The OEA Conference: Harmony and Discordance
The Ottawa Economics Association (OEA) held a conference today and yesterday evening. The usual suspects were in attendance saying the usual things:
- Mark Carney spoke about the need for China to understand the risks of the “paradox of thrift” (see my post from earlier today) that will be unleashed by fiscal consolidation.
- Don Drummond sang from the productivity choir book and noted that Canada has broadly the right macroeconomic picture, at least if we keep/get our fiscal house in order.
- Christopher Ragan warned us of the double threat of an aging population and fiscal armageddon (movie version out soon).
- Jack Mintz told us all to move along because there really isn’t a pension problem.
- And Brian Lee Crowley urged everyone to do their bit for the demographic iceberg by getting off their lazy butts and working til they drop because people who work past retirement tend to be healthier than those who don’t (tell that to the guy with black lung disease and don’t forget my mom who only volunteers — not in the labour force after all — 24-7 to make up for the services gaps caused by funding cutbacks).Â Brian also reminded us that he has great faith in the market’s ability to bring about blessed equilibrium, whatever that looks like.
Pretty much your complete neoliberal agenda packed into a bit more than a dozen hours of things you’ve heard a million times before.
And then there was Armine.Â A brave woman she is. Talked about strange foreign concepts like “inequality” and the growth of “part-time labour” and “casual labour” and “household debt” and low saving rates.Â She cracked a joke about quality not quantity which elicited some snickers and a few nods of opprobium from the up-tight crowd.Â And then the questions — from where I stood, they were the only critical questions in the whole conference.Â Not surprising I suppose. Economists tend not to like lefty ideas but all the same.Â A short recap and rebuttal.
fuzzy bummed Dept of Finance official : “Why should we worry about the saving rate and rising debt loads when household assets in part or in whole offset these trends?”
Armine: Well, umm, because debt cannot be sustained forever.
Arun: HELLO fuzzy bummed Dept of Finance official — ever hear of something called the 2007-2008-2009 financial crisis?Â Didn’t over-leveraged households with stupendous asset wealth, on paper anyway, have something to do with that?Â And by the way, why are we so nonplussed by household debt but freaked out by government debt when the latter has (a) far less debt relative to income (GDP) than former; and (b) far more ability than the former to sustain its debt (even setting aside the modern monetary theory (MMT) perspective).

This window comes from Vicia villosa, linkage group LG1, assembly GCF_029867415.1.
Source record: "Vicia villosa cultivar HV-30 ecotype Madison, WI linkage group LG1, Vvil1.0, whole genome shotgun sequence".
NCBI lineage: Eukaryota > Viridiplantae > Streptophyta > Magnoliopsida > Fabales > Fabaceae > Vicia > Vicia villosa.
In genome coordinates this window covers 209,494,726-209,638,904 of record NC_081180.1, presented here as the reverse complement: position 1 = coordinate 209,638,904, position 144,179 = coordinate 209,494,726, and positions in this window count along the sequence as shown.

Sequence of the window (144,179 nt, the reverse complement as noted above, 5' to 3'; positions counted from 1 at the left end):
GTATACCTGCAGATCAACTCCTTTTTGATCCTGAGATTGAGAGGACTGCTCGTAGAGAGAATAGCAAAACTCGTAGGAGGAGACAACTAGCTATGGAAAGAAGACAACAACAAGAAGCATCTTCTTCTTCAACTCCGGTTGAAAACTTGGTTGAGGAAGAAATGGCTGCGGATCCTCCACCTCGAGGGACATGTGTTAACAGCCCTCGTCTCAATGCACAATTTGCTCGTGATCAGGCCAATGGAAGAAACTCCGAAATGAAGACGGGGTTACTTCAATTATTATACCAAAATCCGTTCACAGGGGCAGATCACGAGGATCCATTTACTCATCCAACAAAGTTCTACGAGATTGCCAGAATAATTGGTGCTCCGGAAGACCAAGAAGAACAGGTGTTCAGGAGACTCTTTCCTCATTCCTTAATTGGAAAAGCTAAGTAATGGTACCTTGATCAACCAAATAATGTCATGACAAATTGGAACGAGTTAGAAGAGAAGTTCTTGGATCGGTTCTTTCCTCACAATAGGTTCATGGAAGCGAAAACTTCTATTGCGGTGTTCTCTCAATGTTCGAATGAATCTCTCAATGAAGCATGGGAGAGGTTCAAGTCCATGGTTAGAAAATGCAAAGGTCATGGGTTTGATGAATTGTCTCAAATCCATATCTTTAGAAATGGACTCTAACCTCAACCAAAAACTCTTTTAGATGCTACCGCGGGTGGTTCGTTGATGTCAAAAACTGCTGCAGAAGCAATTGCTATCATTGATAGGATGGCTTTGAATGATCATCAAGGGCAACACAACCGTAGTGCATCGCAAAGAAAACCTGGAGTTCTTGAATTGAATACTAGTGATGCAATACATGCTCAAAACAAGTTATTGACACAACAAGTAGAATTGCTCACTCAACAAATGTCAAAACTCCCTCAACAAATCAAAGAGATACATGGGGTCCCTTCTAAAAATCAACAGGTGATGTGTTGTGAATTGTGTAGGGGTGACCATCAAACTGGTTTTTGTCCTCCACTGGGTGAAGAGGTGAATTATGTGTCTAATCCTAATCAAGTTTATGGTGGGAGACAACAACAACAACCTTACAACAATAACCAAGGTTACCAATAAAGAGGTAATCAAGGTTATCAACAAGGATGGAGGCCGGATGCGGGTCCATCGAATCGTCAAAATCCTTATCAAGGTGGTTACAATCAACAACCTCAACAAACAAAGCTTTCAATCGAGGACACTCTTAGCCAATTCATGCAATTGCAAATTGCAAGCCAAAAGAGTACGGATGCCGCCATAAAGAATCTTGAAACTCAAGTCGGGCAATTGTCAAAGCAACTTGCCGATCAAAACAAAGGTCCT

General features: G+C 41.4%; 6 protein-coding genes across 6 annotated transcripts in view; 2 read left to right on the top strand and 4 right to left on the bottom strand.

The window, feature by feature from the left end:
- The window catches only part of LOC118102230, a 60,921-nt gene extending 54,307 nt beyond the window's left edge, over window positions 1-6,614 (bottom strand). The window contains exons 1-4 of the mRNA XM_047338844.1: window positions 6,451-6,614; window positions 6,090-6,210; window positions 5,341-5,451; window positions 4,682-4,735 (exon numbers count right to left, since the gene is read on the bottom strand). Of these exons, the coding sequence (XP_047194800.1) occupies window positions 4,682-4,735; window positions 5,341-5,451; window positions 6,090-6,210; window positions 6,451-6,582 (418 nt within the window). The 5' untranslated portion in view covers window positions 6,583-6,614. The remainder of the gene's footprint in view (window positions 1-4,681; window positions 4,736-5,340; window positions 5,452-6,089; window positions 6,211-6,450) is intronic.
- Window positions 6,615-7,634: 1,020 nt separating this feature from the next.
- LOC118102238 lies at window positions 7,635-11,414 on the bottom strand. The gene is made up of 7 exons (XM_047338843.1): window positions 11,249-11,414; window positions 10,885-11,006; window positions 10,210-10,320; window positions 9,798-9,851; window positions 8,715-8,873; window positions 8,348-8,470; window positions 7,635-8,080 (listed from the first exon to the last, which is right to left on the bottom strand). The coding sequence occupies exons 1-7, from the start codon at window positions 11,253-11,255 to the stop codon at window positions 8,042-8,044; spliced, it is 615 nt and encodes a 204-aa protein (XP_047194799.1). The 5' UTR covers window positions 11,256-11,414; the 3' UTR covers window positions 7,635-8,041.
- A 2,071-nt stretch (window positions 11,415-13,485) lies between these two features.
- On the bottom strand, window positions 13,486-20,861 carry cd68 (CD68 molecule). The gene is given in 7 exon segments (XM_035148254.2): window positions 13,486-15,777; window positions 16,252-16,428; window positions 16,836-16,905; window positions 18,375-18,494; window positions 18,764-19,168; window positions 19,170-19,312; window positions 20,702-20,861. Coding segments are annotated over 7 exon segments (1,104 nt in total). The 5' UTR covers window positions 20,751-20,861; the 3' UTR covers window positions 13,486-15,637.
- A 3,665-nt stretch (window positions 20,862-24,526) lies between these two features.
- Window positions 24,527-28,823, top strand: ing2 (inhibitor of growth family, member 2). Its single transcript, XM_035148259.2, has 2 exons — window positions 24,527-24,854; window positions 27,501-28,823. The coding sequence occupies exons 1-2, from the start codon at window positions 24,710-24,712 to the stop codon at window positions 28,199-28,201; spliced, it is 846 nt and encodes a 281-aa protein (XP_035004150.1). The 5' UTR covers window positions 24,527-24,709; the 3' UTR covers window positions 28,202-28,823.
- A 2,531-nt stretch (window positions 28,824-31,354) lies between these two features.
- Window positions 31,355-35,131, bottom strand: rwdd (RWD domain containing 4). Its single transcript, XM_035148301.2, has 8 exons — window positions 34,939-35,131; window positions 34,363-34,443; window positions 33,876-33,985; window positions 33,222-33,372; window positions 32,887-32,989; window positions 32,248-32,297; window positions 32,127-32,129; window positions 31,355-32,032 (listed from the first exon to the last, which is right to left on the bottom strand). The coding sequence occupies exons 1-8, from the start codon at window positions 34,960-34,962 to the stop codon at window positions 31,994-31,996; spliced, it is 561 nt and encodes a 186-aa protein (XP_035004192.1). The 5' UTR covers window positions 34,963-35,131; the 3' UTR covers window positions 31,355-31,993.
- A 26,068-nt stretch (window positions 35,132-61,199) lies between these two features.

Wrinkle bummed academic or bureaucrat (couldn’t tell which): Armine, your numbers on income distribution (by decile if memory serves) would, on the surface, seem to be cause for concern since everyone below the median seems stuck in a real income rut (while the upper deciles have seen income grow) but isn’t there a lot of mobility between deciles?
Armine:Â Listen, we don’t have the money to do longitudinal studies so this is the best we can do and besides, the literature tells us that mobility has diminished over time and, worse yet, these trends hold despite vast increases in human capital (what we used to call “education” and “experience) and increasing labour force participation (more two-income households essentially).
Arun DuBois: HELLO wrinkle bummed person — INEQUALITY matters.Â See work by Lars Osberg for whys and hows.
- At one point in her talk, Armine seemed to suggest that policymakers are encouraging people to save or at least trying to tell a story about the need to increase private saving (she can correct me if I’m wrong) but this is only partially true — the Bank of Canada has mused in that direction but the Department of Finance has gone in the other direction, suggesting — as per Mintz and the person who questioned Armine from Finance — that there really is no saving problem whatsoever because of rising asset prices.Â This would appear to be part of a concerted messaging effort to deflect any and all calls for action on the pension file, especially any government solutions to the issue.
- Armine, at times, made comments that implicitly bought into the idea that there’s some sort of imminent need for fiscal consolidation.Â I understand why it makes strategic sense to say that, especially in this kind of forum, but I think progressives tie their hands behind their back when they play into this discourse, especially to the extent they ignore some of the hugely important research findings from modern monetary theory.Â I won’t get into it here but Bill Mitchell has some wonderful blog posts that do this argument considerably more justice.